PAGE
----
Morning links: Looking back at Arizona

Our belated day-after post looks at Washington State's win over Arizona. And we've got some links to pass along.

Gabe Marks was directly responsible for 28 points in Washington State's 45-42 win at Arizona on Saturday. It was just the latest in a series of productive games for the wide receiver that places him in some pretty rarefied company. Just check out this tweet from CougCenter contributor Britton Ransford.

And while Marks had a dominant game, the kind of game that Biletnikoff Award voters will have to take notice of, there were plenty of performances by his teammates that are worth diving into as we look back at WSU's third consecutive win.

— Earlier this season, the offensive line's issue was that it wasn't getting to the second level to seal off linebackers and defensive backs well enough. Lately, it's been struggling against good pass rushes, allowing seven sacks each by California and Oregon. WSU's front five performed well at both on Saturday.

Marks' first two touchdowns came on screen passes, the second of which was a 43-yarder in which the entire offensive line rumbled downfield ahead of the receiver, clearing an eight-lane highway for the receiver to travel upon. I mean, look at this:

That rumbling phalanx would give pause to a Persian prince. The offensive line also kept Falk relatively clean, giving up just two sacks. I'll let Vince handle the pass-rush praise.

— The UA backsups' backups the Wildcats trotted out at linebacker never really did get a handle on River Cracraft, who had his best game since Rutgers by finding holes in the middle of the defense where he could sit with no defenders anywhere around him. "He's good at finding the zone, finding the weak spot in the defense," Luke Falk said after the game. And a breakout game from receiver Kyrin Priester, who we spent all preseason camp touting the abilities of but had yet to really show off his skills in a game. Priester is strong and fast, and he can do things like this.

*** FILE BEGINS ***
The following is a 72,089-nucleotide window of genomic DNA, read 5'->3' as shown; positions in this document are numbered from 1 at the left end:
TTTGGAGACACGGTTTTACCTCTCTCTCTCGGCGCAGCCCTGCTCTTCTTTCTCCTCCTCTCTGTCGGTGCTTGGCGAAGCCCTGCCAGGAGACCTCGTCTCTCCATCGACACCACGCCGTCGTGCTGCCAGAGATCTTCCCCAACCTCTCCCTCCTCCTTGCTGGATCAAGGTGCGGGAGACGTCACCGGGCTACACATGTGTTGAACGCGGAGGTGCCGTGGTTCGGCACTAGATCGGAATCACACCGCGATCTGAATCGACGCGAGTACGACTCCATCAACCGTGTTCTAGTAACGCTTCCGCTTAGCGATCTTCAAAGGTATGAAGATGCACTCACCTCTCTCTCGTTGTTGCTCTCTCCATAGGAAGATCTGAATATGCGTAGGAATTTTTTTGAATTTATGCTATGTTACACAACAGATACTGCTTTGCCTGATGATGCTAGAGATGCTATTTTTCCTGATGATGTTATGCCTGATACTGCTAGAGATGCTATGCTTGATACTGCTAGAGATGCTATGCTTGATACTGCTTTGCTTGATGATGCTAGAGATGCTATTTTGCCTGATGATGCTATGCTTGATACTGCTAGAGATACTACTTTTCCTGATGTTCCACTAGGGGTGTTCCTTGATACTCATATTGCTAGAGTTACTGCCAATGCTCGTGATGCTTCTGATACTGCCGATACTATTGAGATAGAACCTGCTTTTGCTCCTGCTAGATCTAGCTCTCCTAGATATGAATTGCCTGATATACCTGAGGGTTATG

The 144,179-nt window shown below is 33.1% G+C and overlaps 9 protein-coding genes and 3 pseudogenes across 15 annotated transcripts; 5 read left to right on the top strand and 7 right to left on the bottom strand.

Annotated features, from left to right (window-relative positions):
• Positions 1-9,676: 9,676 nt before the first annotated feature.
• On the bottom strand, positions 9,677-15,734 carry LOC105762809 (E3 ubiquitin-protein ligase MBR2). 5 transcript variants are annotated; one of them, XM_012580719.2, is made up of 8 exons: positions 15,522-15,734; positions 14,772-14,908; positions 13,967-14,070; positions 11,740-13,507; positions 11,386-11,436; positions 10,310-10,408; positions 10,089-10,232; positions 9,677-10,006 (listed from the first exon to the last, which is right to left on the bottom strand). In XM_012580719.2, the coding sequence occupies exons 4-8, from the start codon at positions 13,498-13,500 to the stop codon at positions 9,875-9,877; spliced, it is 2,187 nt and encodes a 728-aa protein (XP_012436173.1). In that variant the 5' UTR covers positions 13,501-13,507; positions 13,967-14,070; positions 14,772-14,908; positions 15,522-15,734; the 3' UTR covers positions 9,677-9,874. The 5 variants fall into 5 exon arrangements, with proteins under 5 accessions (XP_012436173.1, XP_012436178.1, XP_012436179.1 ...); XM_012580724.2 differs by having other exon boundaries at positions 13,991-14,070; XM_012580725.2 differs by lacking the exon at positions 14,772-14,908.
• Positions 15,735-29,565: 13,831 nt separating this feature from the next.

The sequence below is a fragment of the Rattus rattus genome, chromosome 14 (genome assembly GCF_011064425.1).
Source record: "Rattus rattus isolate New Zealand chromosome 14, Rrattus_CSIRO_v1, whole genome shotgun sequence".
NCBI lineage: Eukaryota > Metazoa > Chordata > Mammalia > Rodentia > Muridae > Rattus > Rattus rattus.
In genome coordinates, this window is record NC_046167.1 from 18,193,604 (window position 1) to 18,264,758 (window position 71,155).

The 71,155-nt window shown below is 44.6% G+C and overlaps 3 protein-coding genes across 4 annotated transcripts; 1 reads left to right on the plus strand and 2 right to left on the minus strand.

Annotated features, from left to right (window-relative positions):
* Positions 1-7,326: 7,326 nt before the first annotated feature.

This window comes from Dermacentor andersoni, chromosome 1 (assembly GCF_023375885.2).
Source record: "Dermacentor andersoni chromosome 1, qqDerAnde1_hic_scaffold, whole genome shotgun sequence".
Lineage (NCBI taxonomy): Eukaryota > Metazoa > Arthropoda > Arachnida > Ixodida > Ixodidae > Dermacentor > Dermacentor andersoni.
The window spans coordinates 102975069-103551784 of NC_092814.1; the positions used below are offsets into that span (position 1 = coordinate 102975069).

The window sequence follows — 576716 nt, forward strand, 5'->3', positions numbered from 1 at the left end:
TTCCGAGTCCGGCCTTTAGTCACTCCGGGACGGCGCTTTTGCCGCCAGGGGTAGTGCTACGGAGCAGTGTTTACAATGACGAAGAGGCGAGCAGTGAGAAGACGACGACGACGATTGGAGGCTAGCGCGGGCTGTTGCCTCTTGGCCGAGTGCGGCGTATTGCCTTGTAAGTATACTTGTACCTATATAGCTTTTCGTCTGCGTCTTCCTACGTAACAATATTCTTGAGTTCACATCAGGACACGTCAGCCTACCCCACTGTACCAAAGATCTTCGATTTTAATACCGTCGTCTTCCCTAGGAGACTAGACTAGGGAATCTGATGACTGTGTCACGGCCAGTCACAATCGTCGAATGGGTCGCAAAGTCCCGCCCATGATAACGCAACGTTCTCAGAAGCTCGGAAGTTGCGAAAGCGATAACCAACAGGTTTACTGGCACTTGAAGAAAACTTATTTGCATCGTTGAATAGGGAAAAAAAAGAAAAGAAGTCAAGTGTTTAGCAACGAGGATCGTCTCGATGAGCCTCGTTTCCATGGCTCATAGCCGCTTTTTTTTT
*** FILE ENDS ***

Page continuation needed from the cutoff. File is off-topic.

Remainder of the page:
Now that he appears to be getting used to game speed, expect Priester to continue making the WSU offense even more potent.

— But perhaps the most impressive aspect of WSU's win, and certainly the most unexpected, was the way the WSU defensive line took Nick Wilson, the Pac-12's No. 4 rusher, out of the game. Wilson was stuffed repeatedly during the first two UA drives, which went nowhere, severely hampering the UA offense until backup quarterback Jerrard Randall entered the game in the third quarter.

Now for some links.

— A lot of people will be watching Washington State's game against No. 8 Stanford, for better or worse.

— Quarterback Luke Falk was named the Walter Camp Offensive Player of the Week.

— Here are the highlights from the game.

— Just one win away from a bowl game, the Cougars are in all the bowl projections. There are people projection the Cougars to the Las Vegas Bowl, Poinsettia Bowl, Sun Bowl and the Las Vegas Bowl again.

Luke Falk named Walter Camp Offensive Player of the Week

The Washington State quarterback threw five touchdown passes in a 45-42 win at Arizona.

The Walter Camp Football Foundation has announced that Washington State quarterback Luke Falk is the organization's Offensive Player of the Week after the quarterback led the Cougars to a 45-42 win at Arizona on Saturday.

Falk completed 47 of 62 passes for 514 yards and five touchdowns. He becomes the Cougar player to win the honor since 2004. The redshirt sophomore is third in the NCAA in both passing yards (2,885) and touchdowns (26) and has thrown just four interceptions.

Georgia Tech defensive back Jamal Golden was named the Defensive Player of the Week after recording nine tackles and an interception in a win over No. 9 Florida State.

Pac-12 links: WSU improves to 5-2

A 4 a.m. wakeup call threatens and the nearby pillow beckons, but I'll get the important stuff down now. The Cougars picked up their fifth win, on the road at Arizona. Here is our story from the game. The Cougars are getting close to bowl eligibility and there were bowl reps on hand for WSU's win. Here are my keys to the game.

On the blog we've got postgame notes, stats, and videos of Mike Leach, Gabe Marks, Luke Falk, Gunnar Eklund, Jeremiah Allison and Parker Henry. We also have a video of Darryl Paulo but technical difficulties are preventing me from uploading it. I'll try to get it on the blog today.